Rus­sian of­fi­cial faces cor­rup­tion charges over World Cup sta­dium

Malta Independent - - SPORT -

Rus­sian in­ves­ti­ga­tors are press­ing graft charges against a for­mer deputy gov­er­nor of St. Peters­burg linked to the con­struc­tion of a trou­ble-plagued sta­dium that is to host World Cup matches in 2018.

The In­ves­tiga­tive Com­mit­tee said in a state­ment yes­ter­day that Marat Oganesyan, the city's deputy gov­er­nor in 2013-2015, has been de­tained on sus­pi­cion of em­bez­zling 50 mil­lion rubles ($777,000) on a sin­gle con­tract to sup­ply dis­play screens for the new sta­dium. How­ever, it could be only part of a much larger cor­rup­tion case.

In­ves­ti­ga­tors said Oganesyan ar­ranged for a friendly sub­con­trac­tor to win the con­tract and fun­neled the money out via shell com­pa­nies. In­ves­ti­ga­tors said they have filed a mo­tion with a lo­cal court to jail Oganesyan pend­ing the probe.

One of­fi­cial in the St. Peters­burg city hall as well as three em­ploy­ees of the sub­con­trac­tor are also un­der in­ves­ti­ga­tion in re­la­tion to the 69,000-seat sta­dium, pro­vi­sion­ally called the Zenit Arena.

Cur­rent deputy gov­er­nor Igor Al­bin said on Twit­ter that “the to­tal sum of dam­ages at the sta­dium ... ex­ceeds 700 mil­lion rubles ($10.7 mil­lion),” cit­ing ev­i­dence pre­sented to the city govern­ment's con­struc­tion depart­ment.

“No ex­ter­nal events will in­flu­ence the con­struc­tion of the Zenit Arena now: the bud­get for the con­struc­tion is bal­anced and ev­ery­thing that is needed has been bought,” Al­bin added.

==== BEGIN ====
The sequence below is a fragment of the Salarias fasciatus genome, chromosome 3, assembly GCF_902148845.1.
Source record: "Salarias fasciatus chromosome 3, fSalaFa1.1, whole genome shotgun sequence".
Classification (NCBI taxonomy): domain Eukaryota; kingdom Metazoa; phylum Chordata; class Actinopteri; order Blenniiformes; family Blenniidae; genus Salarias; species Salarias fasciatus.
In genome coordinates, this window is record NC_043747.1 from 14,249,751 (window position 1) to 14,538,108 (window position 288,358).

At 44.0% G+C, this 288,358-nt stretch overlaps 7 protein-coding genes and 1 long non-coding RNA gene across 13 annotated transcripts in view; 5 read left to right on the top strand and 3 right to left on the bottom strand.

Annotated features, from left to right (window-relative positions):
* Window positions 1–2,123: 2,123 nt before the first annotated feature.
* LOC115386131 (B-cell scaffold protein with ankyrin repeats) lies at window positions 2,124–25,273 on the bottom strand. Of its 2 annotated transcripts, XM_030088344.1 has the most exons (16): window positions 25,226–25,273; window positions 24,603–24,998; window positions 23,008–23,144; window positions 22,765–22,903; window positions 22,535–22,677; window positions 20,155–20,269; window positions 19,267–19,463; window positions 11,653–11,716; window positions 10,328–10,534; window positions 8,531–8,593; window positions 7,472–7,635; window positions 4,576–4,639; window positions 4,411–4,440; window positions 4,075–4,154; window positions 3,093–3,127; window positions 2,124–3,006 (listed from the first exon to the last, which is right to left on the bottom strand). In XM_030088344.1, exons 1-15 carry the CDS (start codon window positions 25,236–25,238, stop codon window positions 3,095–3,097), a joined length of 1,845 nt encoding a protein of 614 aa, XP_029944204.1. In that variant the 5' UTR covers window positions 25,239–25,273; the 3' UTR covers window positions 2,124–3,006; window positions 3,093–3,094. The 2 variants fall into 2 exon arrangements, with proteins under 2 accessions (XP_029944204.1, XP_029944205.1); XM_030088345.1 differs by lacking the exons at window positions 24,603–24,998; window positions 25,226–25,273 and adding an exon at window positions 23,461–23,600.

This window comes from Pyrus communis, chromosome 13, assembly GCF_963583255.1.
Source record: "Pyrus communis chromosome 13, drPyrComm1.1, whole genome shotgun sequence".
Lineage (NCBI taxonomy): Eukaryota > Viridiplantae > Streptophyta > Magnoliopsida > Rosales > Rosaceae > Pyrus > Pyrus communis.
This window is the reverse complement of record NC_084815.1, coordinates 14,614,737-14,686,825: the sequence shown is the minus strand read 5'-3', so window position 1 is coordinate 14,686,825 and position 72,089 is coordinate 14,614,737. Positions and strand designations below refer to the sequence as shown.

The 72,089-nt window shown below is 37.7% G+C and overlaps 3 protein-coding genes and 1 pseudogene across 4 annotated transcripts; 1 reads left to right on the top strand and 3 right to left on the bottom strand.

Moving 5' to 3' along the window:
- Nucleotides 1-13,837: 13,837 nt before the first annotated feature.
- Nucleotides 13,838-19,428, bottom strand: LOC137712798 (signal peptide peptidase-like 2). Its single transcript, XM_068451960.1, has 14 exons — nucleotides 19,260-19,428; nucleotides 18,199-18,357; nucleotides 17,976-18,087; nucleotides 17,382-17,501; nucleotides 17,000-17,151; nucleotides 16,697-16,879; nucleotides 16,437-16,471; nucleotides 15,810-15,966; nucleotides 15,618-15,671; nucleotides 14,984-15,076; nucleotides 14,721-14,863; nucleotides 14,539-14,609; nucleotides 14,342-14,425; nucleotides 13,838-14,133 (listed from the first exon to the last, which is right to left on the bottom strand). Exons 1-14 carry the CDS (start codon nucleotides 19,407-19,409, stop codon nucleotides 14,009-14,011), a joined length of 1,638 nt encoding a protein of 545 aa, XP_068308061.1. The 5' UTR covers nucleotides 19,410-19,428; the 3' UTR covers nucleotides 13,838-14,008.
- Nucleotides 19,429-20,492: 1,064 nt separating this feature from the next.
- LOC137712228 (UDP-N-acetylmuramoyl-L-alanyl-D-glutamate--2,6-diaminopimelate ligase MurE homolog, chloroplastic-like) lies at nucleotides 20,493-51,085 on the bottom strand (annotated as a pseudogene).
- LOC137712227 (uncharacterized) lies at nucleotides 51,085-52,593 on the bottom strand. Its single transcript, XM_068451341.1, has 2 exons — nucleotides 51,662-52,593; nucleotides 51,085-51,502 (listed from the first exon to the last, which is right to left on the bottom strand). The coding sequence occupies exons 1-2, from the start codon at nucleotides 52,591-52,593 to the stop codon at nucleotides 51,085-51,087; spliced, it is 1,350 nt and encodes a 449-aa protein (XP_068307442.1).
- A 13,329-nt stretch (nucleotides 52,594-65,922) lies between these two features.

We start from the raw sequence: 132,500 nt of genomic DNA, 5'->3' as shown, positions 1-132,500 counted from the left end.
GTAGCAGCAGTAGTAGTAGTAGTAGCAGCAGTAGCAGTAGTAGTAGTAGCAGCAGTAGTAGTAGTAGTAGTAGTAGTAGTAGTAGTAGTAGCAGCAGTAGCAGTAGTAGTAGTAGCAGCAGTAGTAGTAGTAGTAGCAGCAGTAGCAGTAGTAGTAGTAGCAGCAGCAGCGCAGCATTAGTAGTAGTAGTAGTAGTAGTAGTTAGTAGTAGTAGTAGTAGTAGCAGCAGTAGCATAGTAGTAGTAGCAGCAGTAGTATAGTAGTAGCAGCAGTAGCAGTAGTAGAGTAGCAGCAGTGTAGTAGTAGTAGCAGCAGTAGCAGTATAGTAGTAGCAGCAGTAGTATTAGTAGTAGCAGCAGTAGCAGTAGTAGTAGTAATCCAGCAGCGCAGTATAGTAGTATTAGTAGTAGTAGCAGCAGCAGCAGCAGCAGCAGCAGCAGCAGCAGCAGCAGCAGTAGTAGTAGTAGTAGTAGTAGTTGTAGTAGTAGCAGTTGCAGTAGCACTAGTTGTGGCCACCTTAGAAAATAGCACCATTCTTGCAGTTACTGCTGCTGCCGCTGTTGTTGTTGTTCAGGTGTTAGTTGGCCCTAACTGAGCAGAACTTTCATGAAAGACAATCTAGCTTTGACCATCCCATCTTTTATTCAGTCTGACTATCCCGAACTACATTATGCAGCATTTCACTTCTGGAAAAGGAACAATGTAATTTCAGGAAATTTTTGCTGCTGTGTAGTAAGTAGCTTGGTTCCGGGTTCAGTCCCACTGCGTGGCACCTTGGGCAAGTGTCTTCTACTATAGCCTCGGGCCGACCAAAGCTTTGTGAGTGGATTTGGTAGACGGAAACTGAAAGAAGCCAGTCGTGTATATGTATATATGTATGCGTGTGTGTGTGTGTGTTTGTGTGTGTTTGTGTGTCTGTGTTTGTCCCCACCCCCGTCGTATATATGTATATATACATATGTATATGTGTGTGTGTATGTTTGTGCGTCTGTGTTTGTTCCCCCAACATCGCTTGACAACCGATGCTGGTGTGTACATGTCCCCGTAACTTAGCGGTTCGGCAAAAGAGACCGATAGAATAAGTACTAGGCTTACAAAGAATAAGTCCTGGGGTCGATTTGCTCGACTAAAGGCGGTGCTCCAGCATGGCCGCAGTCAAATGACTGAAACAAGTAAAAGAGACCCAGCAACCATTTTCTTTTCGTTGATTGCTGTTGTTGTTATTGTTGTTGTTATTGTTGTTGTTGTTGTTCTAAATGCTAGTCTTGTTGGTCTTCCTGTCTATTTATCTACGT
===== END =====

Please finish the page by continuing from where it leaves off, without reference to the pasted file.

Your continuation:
Yes­ter­day's an­nounce­ment came amid a blitz of cor­rup­tion­re­lated ar­rests and in­ves­ti­ga­tions in Rus­sia.

Late Mon­day, Eco­nomic De­vel­op­ment Min­is­ter Alexei Ulyukayev was de­tained over an al­leged $2 mil­lion bribe, while yes­ter­day also saw re­ports of in­ves­ti­ga­tions at a state tech­nol­ogy firm and a he­li­copter man­u­fac­turer.

The St. Peters­burg sta­dium has taken al­most a decade to build, prompt­ing Prime Min­is­ter Dmitry Medvedev to pub­licly call it “dis­grace­ful.” The sta­dium, which is to host a 2018 World Cup semi­fi­nal match, is set to cost more than $600 mil­lion. Un­til the ru­ble dropped sharply in value in 2014 against the back­drop of in­ter­na­tional sanc­tions and a low oil price, the same ru­ble bud­get was worth more than $1 bil­lion, mak­ing it one of the most ex­pen­sive soc­cer sta­di­ums in his­tory.

The St. Peters­burg City Hall in July fired the gen­eral con­trac­tor over re­peated de­lays and cost over­runs, also say­ing that au­thor­i­ties have gone to the po­lice be­cause it has al­lo­cated $39 mil­lion for the con­struc­tion which has been un­ac­counted-for. Later than month Pres­i­dent Vladimir Putin is­sued a spe­cial de­cree, or­der­ing of­fi­cials in St. Peters­burg to speed up the con­struc­tion.

FIFA ex­pects Zenit Arena to be de­liv­ered in De­cem­ber so that it is ready to host the Con­fed­er­a­tions Cup next year.

There have also been sev­eral deaths of work­ers dur­ing con­struc­tion. In the past 12 months, three have died in ac­ci­dents, and in­ves­ti­ga­tors said Tues­day a North Korean man work­ing on the sta­dium had died of an ap­par­ent heart at­tack in a work­ers' com­mu­nal area at the sta­dium.

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